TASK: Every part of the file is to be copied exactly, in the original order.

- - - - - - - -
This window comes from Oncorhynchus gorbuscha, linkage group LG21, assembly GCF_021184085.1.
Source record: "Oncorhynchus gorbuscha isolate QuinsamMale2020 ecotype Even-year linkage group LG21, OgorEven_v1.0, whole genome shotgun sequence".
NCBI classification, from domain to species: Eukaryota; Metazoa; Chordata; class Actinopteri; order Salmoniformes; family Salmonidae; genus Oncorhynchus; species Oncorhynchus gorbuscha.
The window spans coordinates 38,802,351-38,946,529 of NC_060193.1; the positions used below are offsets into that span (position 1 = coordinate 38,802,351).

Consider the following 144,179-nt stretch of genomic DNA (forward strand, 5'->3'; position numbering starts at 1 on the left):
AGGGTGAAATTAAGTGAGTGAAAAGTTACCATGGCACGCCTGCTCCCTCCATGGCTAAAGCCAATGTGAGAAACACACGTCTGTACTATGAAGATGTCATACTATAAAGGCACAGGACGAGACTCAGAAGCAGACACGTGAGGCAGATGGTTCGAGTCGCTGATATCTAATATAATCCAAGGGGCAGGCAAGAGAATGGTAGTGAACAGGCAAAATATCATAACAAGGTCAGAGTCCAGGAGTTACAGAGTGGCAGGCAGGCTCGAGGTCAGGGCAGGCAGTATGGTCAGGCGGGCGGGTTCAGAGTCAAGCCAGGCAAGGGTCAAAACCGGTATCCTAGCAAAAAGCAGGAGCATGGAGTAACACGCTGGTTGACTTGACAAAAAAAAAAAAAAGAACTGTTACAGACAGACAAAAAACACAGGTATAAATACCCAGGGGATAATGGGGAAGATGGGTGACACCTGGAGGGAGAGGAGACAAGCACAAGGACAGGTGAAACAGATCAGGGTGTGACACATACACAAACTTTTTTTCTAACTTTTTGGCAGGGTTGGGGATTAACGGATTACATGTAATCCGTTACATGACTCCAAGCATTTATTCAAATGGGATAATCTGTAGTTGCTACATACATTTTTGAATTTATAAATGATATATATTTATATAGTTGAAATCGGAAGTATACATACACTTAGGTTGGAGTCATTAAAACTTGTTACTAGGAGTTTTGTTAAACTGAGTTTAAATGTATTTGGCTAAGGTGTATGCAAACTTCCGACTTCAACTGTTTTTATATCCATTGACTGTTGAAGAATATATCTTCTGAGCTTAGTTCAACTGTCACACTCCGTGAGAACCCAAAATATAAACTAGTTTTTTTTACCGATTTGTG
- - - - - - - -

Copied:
This window comes from Oncorhynchus gorbuscha, linkage group LG21, assembly GCF_021184085.1.
Source record: "Oncorhynchus gorbuscha isolate QuinsamMale2020 ecotype Even-year linkage group LG21, OgorEven_v1.0, whole genome shotgun sequence".
NCBI classification, from domain to species: Eukaryota; Metazoa; Chordata; class Actinopteri; order Salmoniformes; family Salmonidae; genus Oncorhynchus; species Oncorhynchus gorbuscha.
The window spans coordinates 38,802,351-38,946,529 of NC_060193.1; the positions used below are offsets into that span (position 1 = coordinate 38,802,351).

Consider the following 144,179-nt stretch of genomic DNA (forward strand, 5'->3'; position numbering starts at 1 on the left):
AGGGTGAAATTAAGTGAGTGAAAAGTTACCATGGCACGCCTGCTCCCTCCATGGCTAAAGCCAATGTGAGAAACACACGTCTGTACTATGAAGATGTCATACTATAAAGGCACAGGACGAGACTCAGAAGCAGACACGTGAGGCAGATGGTTCGAGTCGCTGATATCTAATATAATCCAAGGGGCAGGCAAGAGAATGGTAGTGAACAGGCAAAATATCATAACAAGGTCAGAGTCCAGGAGTTACAGAGTGGCAGGCAGGCTCGAGGTCAGGGCAGGCAGTATGGTCAGGCGGGCGGGTTCAGAGTCAAGCCAGGCAAGGGTCAAAACCGGTATCCTAGCAAAAAGCAGGAGCATGGAGTAACACGCTGGTTGACTTGACAAAAAAAAAAAAAAGAACTGTTACAGACAGACAAAAAACACAGGTATAAATACCCAGGGGATAATGGGGAAGATGGGTGACACCTGGAGGGAGAGGAGACAAGCACAAGGACAGGTGAAACAGATCAGGGTGTGACACATACACAAACTTTTTTTCTAACTTTTTGGCAGGGTTGGGGATTAACGGATTACATGTAATCCGTTACATGACTCCAAGCATTTATTCAAATGGGATAATCTGTAGTTGCTACATACATTTTTGAATTTATAAATGATATATATTTATATAGTTGAAATCGGAAGTATACATACACTTAGGTTGGAGTCATTAAAACTTGTTACTAGGAGTTTTGTTAAACTGAGTTTAAATGTATTTGGCTAAGGTGTATGCAAACTTCCGACTTCAACTGTTTTTATATCCATTGACTGTTGAAGAATATATCTTCTGAGCTTAGTTCAACTGTCACACTCCGTGAGAACCCAAAATATAAACTAGTTTTTTTTACCGATTTGTG